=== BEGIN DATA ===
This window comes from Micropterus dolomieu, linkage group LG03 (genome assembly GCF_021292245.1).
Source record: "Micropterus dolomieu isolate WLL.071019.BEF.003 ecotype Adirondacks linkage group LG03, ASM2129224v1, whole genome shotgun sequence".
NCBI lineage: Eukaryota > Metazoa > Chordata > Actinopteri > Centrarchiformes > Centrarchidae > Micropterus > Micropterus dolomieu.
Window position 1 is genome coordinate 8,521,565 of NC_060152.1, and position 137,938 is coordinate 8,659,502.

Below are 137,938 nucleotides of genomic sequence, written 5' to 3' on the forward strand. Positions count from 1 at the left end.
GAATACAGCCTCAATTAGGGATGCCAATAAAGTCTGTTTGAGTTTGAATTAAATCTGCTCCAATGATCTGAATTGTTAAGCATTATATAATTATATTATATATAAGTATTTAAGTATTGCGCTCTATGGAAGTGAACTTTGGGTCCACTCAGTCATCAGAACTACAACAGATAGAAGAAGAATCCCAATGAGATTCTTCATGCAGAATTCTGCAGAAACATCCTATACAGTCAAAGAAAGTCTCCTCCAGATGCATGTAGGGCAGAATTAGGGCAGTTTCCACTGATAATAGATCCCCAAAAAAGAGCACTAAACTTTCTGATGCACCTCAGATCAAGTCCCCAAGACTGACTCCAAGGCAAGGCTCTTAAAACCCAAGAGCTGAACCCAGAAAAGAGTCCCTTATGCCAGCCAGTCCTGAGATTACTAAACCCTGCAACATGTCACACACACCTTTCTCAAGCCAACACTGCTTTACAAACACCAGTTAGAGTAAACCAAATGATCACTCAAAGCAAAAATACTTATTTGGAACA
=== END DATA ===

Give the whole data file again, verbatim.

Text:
This window comes from Micropterus dolomieu, linkage group LG03 (genome assembly GCF_021292245.1).
Source record: "Micropterus dolomieu isolate WLL.071019.BEF.003 ecotype Adirondacks linkage group LG03, ASM2129224v1, whole genome shotgun sequence".
NCBI lineage: Eukaryota > Metazoa > Chordata > Actinopteri > Centrarchiformes > Centrarchidae > Micropterus > Micropterus dolomieu.
Window position 1 is genome coordinate 8,521,565 of NC_060152.1, and position 137,938 is coordinate 8,659,502.

Below are 137,938 nucleotides of genomic sequence, written 5' to 3' on the forward strand. Positions count from 1 at the left end.
GAATACAGCCTCAATTAGGGATGCCAATAAAGTCTGTTTGAGTTTGAATTAAATCTGCTCCAATGATCTGAATTGTTAAGCATTATATAATTATATTATATATAAGTATTTAAGTATTGCGCTCTATGGAAGTGAACTTTGGGTCCACTCAGTCATCAGAACTACAACAGATAGAAGAAGAATCCCAATGAGATTCTTCATGCAGAATTCTGCAGAAACATCCTATACAGTCAAAGAAAGTCTCCTCCAGATGCATGTAGGGCAGAATTAGGGCAGTTTCCACTGATAATAGATCCCCAAAAAAGAGCACTAAACTTTCTGATGCACCTCAGATCAAGTCCCCAAGACTGACTCCAAGGCAAGGCTCTTAAAACCCAAGAGCTGAACCCAGAAAAGAGTCCCTTATGCCAGCCAGTCCTGAGATTACTAAACCCTGCAACATGTCACACACACCTTTCTCAAGCCAACACTGCTTTACAAACACCAGTTAGAGTAAACCAAATGATCACTCAAAGCAAAAATACTTATTTGGAACA